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Anti-graft officials busted for corruption

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Several corruption cases involving senior officials from discipline inspection departments have attracted public attention, with experts saying that a cleaner and more loyal group of discipline inspection officials should be selected through a strict process to promote the institutionalization of the anti-graft drive.

Liu Jun, the former deputy secretary of the discipline inspection commission of the Xinjiang Production and Construction Corps, was sentenced to nine years in jail for accepting bribes worth more than 20 million yuan ($2.9 million), Capital News, a WeChat account affiliated with the Beijing Daily, reported on Thursday.

Liu was the first senior official from the discipline inspection department in the corps arrested for corruption. He had occupied many important positions in the past 20 years in the commission.

The Second Intermediate People's Court in Beijing heard on Tuesday the corruption case of Zhang Huawei, a vice-ministerial level official from the Central Committee of the Communist Party of China (CPC) inspection team, cctv.com reported.

Zhang was accused of receiving bribes worth more than 32 million yuan from 2006 to 2014, and  that those who bribed him requested promotions and help with investigations on cases.

The Commission for Discipline Inspection in Northwest China's Shaanxi Province announced on its website on Monday that Hu Chuanxiang, former director of the commission's anti-corruption office was under investigation for allegedly violating laws and disciplines.

"Recent revelations of corrupt officials from discipline inspection organs show that China's anti-corruption drive remains high-handed and that it's necessary to put power, including discipline inspection power, into the cage," Zhuang Deshui, deputy director of the Research Center for Government Integrity-Building at Peking University, told the Global Times on Thursday.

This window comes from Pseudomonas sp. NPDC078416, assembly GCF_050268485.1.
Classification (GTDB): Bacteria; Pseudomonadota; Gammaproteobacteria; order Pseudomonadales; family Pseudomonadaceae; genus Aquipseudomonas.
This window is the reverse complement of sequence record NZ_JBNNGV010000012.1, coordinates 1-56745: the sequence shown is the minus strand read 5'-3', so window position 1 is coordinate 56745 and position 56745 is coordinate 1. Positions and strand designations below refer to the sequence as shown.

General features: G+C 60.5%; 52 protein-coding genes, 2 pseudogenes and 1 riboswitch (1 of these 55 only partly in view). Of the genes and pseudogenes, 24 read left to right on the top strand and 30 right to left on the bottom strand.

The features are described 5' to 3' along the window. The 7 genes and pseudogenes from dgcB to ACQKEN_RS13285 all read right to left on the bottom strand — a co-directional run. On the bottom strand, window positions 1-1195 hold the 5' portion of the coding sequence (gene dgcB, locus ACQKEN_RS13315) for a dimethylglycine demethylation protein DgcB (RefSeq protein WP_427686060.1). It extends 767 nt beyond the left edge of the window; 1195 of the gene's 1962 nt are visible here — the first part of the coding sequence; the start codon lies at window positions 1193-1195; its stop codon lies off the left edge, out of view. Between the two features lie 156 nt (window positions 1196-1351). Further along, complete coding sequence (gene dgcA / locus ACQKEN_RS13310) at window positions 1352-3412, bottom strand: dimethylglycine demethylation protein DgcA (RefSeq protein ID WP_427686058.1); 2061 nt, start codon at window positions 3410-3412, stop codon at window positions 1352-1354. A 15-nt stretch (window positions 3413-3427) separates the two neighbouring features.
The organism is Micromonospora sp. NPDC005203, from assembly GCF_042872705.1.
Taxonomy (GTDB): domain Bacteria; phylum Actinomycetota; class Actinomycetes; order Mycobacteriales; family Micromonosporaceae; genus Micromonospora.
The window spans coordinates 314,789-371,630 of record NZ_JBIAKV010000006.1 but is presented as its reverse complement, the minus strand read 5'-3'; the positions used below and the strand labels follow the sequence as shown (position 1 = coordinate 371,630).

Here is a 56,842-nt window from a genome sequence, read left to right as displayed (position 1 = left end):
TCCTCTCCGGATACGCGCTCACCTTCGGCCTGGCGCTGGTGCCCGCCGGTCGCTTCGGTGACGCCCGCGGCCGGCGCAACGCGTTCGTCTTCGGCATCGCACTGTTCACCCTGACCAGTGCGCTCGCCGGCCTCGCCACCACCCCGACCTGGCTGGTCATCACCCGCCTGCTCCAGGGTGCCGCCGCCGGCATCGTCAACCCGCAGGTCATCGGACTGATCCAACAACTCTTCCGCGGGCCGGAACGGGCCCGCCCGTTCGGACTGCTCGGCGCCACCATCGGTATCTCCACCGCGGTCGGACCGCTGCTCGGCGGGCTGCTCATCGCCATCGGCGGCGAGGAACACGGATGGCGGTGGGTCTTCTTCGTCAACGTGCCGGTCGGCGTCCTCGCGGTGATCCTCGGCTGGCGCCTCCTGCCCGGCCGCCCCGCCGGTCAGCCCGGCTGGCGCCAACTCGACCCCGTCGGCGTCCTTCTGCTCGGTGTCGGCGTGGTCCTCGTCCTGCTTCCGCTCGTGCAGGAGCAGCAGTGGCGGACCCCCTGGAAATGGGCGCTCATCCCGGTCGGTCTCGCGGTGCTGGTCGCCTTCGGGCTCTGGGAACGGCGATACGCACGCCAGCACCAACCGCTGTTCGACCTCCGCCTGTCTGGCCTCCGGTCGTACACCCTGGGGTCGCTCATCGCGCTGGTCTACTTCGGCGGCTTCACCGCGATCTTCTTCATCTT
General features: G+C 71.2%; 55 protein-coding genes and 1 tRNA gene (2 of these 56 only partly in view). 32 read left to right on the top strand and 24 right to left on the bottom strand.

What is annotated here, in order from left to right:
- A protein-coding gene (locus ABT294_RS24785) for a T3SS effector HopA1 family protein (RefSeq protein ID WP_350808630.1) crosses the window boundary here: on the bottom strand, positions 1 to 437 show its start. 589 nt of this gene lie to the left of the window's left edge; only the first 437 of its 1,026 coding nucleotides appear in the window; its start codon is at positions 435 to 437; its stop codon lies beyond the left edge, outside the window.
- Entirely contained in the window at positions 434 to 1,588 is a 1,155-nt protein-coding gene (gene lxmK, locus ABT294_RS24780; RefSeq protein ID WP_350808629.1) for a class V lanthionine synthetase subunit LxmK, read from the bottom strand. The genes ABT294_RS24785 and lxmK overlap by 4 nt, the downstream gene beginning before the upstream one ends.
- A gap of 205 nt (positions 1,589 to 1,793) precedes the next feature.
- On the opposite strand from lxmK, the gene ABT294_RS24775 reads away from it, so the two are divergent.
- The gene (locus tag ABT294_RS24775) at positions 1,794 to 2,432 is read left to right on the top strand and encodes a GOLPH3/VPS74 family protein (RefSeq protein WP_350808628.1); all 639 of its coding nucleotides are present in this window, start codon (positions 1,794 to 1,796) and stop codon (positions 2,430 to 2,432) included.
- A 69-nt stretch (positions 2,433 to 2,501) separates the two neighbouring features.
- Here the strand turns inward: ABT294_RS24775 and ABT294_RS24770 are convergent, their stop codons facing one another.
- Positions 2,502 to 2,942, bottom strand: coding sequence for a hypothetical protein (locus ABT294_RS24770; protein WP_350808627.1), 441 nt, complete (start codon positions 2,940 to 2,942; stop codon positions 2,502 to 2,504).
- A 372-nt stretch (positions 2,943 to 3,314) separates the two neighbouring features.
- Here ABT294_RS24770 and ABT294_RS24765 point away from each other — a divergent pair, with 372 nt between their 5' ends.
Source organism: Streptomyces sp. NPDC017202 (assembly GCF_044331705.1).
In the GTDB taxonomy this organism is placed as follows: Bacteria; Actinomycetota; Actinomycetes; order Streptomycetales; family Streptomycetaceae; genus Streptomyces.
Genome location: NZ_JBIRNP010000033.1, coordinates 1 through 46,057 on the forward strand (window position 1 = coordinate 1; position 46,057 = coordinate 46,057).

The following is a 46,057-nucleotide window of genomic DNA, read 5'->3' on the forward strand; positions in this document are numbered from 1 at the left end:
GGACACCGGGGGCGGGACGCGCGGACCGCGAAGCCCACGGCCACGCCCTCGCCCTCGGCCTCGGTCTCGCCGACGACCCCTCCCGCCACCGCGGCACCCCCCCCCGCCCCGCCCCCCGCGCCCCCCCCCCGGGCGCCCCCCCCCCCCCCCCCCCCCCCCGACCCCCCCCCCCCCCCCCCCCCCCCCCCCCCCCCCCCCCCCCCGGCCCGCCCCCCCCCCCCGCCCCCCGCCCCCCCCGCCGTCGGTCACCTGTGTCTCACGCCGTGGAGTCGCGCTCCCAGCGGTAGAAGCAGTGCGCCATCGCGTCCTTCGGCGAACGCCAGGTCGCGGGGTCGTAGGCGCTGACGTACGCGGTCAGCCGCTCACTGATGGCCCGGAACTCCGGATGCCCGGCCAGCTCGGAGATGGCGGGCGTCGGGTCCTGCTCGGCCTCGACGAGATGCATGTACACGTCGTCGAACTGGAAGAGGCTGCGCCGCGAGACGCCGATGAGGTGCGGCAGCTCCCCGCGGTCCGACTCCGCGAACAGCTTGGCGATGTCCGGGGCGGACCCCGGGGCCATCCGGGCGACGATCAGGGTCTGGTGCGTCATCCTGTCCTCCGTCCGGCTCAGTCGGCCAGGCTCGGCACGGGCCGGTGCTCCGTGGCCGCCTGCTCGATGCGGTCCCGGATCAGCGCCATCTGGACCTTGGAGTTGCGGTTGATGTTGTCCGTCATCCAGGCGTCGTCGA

"It is ironic that an official who works in the anti-corruption department receives bribes… all cases prove that the discipline inspection departments are not a safe box and officials working in the departments are not immune from corruption. They should behave in accordance with higher standards and accept stricter supervision," Capital News commented.

Zhuang said officials working in discipline inspection departments should be selected through a stricter process and should also strengthen self-education.

"More regulations should further supervise these officials, especially after work, as well as possible violations of their spouse and relatives. And those who have left the discipline inspection system should also be supervised," Zhuang said.

"As the anti-corruption drive has entered a crucial phase, discipline inspection organs are also under public scrutiny, and need to remove corrupt officials who may affect the organs' credibility. Only through a group of clean and loyal officials in the system can we promote a more reliable and effective anti-corruption mechanism," Zhuang said.



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